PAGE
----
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Earth-shaking dinosaur discovered

59-tonne behemoth was probably one of the largest land animals ever.


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Jennifer Hall, Carnegie Museum of Natural History

Researchers say that Dreadnoughtus schrani stood about 26 metres from snout to tail.

A newly identified species of supermassive dinosaur might have been one of the largest creatures ever to walk on land, suggests a study published on 4 September in Scientific Reports1.

Well-preserved bones of the species, Dreadnoughtus schrani, were excavated in southern Argentina between 2005–09. The animal is a titanosaur, one in a typically hefty subgroup of the long-necked, plant-eating dinosaurs known as sauropods.

The genus name Dreadnoughtus, from the Old English meaning 'fearing nothing', is a nod to the idea that this dinosaur was so gigantic that healthy adult Dreadnoughtus were probably impervious to attack by predators, says Kenneth Lacovara, a vertebrate palaeontologist at Drexel University in Philadelphia, Pennsylvania, who led the study. The bones of two individuals from the newly described species were found in rocks originally laid down as sediments on a floodplain some time between 66 million years and 84 million years ago.

Roughly 45% of the post-cranial bones of the larger specimen were recovered, Lacovara says. And if researchers use mirror images of bones present on one side of the creature, for example, to stand in for bones missing from the other side, they can produce a fossil reconstruction that includes about 70% of bones in the species' neck, body and tail.

Ref. 1

“Any time we have a specimen with as many bones as this one, we get excited about it,” says Kristi Curry Rogers, a vertebrate palaeontologist at Macalester College in St Paul, Minnesota.

King of the giants

Using measurements of the bones and the proportions of those from close kin to estimate the lengths of missing bones, Lacovara and his colleagues estimate that Dreadnoughtus stretched about 26 metres from snout to tail. By measuring the circumferences of the humerus and femur (the upper bones in the forelimb and hindlimb), a recognized gold standard for estimating the body mass of quadrupeds, the team estimates that the larger of the Dreadnoughtus specimens would have weighed about 59.3 metric tonnes when it died.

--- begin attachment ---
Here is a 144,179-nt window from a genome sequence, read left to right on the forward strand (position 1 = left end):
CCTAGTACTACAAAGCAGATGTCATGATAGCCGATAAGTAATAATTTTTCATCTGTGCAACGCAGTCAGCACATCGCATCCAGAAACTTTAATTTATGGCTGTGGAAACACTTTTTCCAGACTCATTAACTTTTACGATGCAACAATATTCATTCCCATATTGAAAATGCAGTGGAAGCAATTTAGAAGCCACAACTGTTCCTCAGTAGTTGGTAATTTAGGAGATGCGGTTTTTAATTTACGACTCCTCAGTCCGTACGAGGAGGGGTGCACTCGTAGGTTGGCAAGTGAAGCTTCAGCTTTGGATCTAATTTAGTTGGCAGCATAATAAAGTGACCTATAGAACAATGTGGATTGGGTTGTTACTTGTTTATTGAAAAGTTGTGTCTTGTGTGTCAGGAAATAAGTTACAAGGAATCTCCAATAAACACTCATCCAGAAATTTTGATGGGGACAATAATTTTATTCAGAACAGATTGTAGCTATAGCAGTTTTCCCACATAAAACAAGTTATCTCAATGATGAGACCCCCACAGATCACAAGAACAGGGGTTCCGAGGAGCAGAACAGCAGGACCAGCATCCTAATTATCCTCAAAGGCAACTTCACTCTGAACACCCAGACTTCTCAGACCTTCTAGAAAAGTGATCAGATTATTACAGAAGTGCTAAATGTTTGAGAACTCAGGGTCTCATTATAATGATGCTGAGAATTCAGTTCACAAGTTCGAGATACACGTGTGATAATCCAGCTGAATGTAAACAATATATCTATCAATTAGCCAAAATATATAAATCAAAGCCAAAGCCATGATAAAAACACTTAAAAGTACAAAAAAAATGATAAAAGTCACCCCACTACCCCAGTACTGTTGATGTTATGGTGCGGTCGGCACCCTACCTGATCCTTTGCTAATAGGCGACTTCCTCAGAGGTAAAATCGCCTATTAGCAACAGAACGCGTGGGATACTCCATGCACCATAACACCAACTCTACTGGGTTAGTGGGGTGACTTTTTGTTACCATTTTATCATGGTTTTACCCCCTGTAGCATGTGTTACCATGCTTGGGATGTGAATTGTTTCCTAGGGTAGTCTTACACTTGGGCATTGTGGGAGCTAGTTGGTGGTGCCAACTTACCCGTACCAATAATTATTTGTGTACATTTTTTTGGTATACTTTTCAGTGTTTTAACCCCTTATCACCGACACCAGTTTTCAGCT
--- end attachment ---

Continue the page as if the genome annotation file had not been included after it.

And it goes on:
Although some other titanosaurs have been estimated to weigh as much as 100 tonnes, those figures are based on less-accurate methods extrapolated from fossils that are more fragmentary, says Lacovara. Therefore, he contends that Dreadnoughtus is the largest known land animal for which a body mass can be accurately calculated.

Moreover, he says, analyses of the larger specimen’s fossils suggest that the creature was not yet fully mature and was still growing when it died.

But researchers suggest that the relative completeness of these fossils, not their immense size, is what matters most. The well-preserved bones will help scientists to better understand this species’ close kin, which are known from a much smaller proportion of bones, says Curry Rogers.

The fact that these researchers have unearthed two relatively complete Dreadnoughtus specimens of different size means that palaeontologists will be able to better assess growth patterns in the species if they eventually stumble across the fossils of an adult, Curry Rogers adds. “This is an important specimen, even if it’s not the biggest one out there,” she says.

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A previous version of this article incorrectly attributed the picture at the top to Mark A. Klingler.


  1. Lacovara, K. J. et al. Sci. Rep. (2014).

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